Over the years, we have grown more and more dependent on private cars, and even flights, to accomplish a multitude of tasks in our everyday life. But our transport choices come with consequences, which are dramatically affecting us and our planet.
At present the world is about 1 °C hotter than pre-industrial times, and at the current rate of emissions global warming will rise to 1.5 °C between 2030 and 2052. In its latest report on global warming, the Intergovernmental Panel on Climate Change (IPCC) has warned how exceeding this already dangerous level of global warming would translate into higher risks of extreme heat, droughts, floods, and poverty for hundreds of millions of people. In order to avoid a catastrophe, immediate global efforts are required to reduce greenhouse gas emissions by 45% by 2030, reaching net zero by 2050.
Within the EU the transport sector is currently responsible for a large share of greenhouse gas emissions and is thus a major contributor to climate change. While most other economic sectors, such as power production and industry, have reduced their emissions since 1990, those from transport have in fact risen. In the UK transport now represents the single largest contributor to the total greenhouse gas emissions. Globally speaking, the carbon footprint of the car industry alone contributed 9% to the total annual greenhouse gas emissions for the year 2018. It was also recently reported that the growing worldwide demand for SUVs has been the second biggest cause of the increase in global emissions from 2010 to 2018.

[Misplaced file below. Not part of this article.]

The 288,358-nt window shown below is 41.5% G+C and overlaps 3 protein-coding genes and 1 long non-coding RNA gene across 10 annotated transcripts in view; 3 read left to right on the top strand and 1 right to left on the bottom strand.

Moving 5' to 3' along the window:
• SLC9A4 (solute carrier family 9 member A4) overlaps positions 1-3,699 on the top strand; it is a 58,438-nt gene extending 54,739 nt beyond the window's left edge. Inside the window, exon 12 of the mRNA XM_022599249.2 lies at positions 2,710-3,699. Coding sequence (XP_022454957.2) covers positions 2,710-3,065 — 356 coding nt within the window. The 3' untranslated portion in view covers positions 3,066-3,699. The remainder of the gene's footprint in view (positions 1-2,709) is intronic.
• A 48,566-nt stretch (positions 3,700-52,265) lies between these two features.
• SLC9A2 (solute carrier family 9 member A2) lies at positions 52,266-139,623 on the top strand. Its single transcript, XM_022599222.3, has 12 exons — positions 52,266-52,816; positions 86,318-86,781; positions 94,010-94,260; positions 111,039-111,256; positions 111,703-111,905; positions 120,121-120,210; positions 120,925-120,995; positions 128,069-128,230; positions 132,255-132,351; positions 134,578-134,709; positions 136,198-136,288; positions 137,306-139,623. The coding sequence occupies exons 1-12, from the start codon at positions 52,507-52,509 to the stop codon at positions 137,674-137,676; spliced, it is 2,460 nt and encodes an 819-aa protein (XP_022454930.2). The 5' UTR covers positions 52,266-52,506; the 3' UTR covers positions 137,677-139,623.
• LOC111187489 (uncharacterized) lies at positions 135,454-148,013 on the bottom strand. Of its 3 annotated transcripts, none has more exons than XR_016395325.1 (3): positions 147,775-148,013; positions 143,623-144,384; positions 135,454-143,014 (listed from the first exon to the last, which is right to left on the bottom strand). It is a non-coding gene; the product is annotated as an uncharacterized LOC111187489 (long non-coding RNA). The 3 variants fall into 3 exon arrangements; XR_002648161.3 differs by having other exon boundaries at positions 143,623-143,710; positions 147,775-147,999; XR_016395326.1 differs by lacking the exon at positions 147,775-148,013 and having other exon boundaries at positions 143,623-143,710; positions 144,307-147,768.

Transport also continues to be a significant source of air pollution, especially in urban environments. Air pollution is responsible for millions of premature deaths worldwide. The results of a recent global survey indicate that, on average, air pollution cuts almost three years from human life expectancy. Car exhausts are also known to be a serious threat to children's health, making them particularly at risk of developing asthma and stunted lungs. Furthermore, climate change and air pollution are both critical factors in driving the decline of ecosystems and biodiversity that we are experiencing.
While deep transformative changes in our societies should be sought at a global level, the political inertia towards the emergency we are facing doesn't leave us much choice: action must come from us, the poeple. We all have opportunities to make an individual impact and shift our lifestyles towards cleaner transport alternatives.
Cars can be useful and even essential for some of us, but 50% of all car journeys within the EU cover less than 5 km and many of these could be undertaken on bike or foot.
Bicycles provide a simple and effective means of transport which is intrinsically clean, cheap, and comes with a whole host of health benefits. Furthermore, with the increasing efficiency of electric and cargo bikes, the accessibility and versatility of cycling has never been greater. We really do believe that bicycles will save the world!